Orphan update

We extend our gratitude to those who responded to the plight of the orphaned children, and are pleased to report that they have been able to stay in the village in their own home. A distant cousin has come to live with them as their carer, and with the help of sponsors through Mat-to-fore the children are being looked after and provided for – the first, we hope, of many young lives touched and empowered by the ministry of Mat-to-fore, by God’s grace.

 

Sad news from Kotei...

It is with sadness that we report the death of one of three children recently orphaned in the village. Mary, who was 15 or 16 when her single-parent mother died a few months ago, could have been the carer for her younger two siblings. However, Mary was increasingly unwell herself and needed constant attention and medication. Mat-to-fore saw the need to extend a loving and caring hand to these needy children, in keeping with our vision. Osei and Florence sought a foster carer for them and the village chief stepped up, taking them into his own home on a temporary basis. Mat-to-fore also sought to contribute to medication and feeding costs, and have been pursuing the prospect of sponsors for the children. Unfortunately Mary was severely malnourished, and her health deteriorated. She sadly passed away on Sunday, 31st May.

 

Our concern now is to provide help and support for her younger siblings, both as they grieve and for the future. We must pray and act quickly. The children need money for food, schooling, health needs and general welfare. Their foster carer will also need some support and encouragement. If you feel you would like to give towards this cause, either as a regular sponsor or even as a one-off donation at this difficult time, please email This e-mail address is being protected from spambots. You need JavaScript enabled to view it .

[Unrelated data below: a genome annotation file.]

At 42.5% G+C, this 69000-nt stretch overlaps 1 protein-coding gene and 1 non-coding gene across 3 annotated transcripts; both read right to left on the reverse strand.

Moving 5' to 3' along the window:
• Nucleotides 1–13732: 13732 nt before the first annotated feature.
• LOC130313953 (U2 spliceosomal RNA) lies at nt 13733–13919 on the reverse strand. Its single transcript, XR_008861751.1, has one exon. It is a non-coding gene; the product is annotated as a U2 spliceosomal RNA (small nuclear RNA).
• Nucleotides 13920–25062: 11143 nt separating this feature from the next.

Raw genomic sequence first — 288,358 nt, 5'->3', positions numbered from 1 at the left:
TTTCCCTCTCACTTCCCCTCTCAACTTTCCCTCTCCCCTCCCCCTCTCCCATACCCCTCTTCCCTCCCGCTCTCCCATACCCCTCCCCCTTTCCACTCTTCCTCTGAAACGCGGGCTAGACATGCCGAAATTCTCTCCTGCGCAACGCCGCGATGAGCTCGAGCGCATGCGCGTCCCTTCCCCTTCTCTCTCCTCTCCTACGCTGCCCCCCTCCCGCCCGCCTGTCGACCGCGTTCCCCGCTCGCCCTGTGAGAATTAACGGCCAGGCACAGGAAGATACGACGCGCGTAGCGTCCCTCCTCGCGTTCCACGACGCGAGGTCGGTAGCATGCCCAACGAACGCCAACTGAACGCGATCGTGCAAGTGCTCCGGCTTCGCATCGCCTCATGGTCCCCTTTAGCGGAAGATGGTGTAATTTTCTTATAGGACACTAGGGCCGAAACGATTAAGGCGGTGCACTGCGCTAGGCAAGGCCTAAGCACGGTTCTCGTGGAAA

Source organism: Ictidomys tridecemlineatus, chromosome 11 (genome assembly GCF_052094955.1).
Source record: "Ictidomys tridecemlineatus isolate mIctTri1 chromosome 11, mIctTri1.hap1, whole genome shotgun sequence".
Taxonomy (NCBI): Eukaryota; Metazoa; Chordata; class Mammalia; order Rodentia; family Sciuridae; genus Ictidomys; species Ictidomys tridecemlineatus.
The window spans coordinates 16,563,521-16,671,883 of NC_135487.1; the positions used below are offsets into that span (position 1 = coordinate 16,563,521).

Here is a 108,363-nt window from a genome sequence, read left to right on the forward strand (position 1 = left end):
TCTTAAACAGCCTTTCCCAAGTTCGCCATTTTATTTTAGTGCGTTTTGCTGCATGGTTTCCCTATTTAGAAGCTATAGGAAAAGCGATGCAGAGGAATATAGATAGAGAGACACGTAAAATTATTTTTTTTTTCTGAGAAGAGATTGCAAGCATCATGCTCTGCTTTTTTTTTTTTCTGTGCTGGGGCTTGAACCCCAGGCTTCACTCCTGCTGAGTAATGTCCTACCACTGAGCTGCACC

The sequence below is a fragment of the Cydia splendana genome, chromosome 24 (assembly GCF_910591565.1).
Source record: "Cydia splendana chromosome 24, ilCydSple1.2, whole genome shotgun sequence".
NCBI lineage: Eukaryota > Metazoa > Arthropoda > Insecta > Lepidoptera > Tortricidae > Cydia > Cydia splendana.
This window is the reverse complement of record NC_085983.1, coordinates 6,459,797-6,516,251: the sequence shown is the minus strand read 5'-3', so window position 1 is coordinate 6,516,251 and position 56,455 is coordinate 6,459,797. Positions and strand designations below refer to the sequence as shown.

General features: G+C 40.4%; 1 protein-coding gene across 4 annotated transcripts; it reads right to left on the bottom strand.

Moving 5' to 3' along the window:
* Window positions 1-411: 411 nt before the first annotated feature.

Pre-school May report

Mat-to-Fore Preparatory School is now in its third term. A tremendous transformation has happened in the lives of 36 children from the village of Kotei, who would normally be found loitering about doing nothing. These are the children who were either too young to travel the distance to the nearest village for schooling, or whose parents did not see the value of education, and so gave them no encouragement and support to go to school. Their ages range from four to twelve years.

They were all put together in one class during the first term, but have now been separated into two classes – KGI and KGII. The KGIs are between the ages of four and five years, while the KGIIs are between six and twelve years. As a result of the separation, another teacher has been engaged to help Mr. Azuma.

 

It is so encouraging to see the improvements in the lives of these children within such a short period of time. Not only have they developed an orderly routine of getting up early each day to have their bath, dress up in their uniform, and get to school on time, they have also learned how to go through assembly, seat themselves orderly in their classrooms, and pay attention to lessons taught them, mainly through recitations, poems and games. They now know how to welcome any stranger who enters their classroom, sing a song about how good their school is, and recite various poems, all in English.
Having been taught how to pronounce the English alphabets and count basic numbers, they are now going to move into learning how to identify and write them. They will start writing with chalk on slates before they later graduate into using pencils and pens. This will be their main academic exercise during this summer term.

 

 

STOP PRESS: Kotei Preparatory School opens!

School in sessionOctober 28th 2008 was a monumental day in the lives of the villagers, as Kotei's first educational establishment opened its doors for the first time. The pre-school will provide valuable preparation for primary education, and at the moment has 30 pupils enrolled aged from 3-8years old. This may seem like a large age range for a pre-school, but some of the older ones have never begun to attend the primary school in the next village and so are in desperate need of teaching. It is envisaged that the children will spend 2 years at pre-school before moving on to primary level.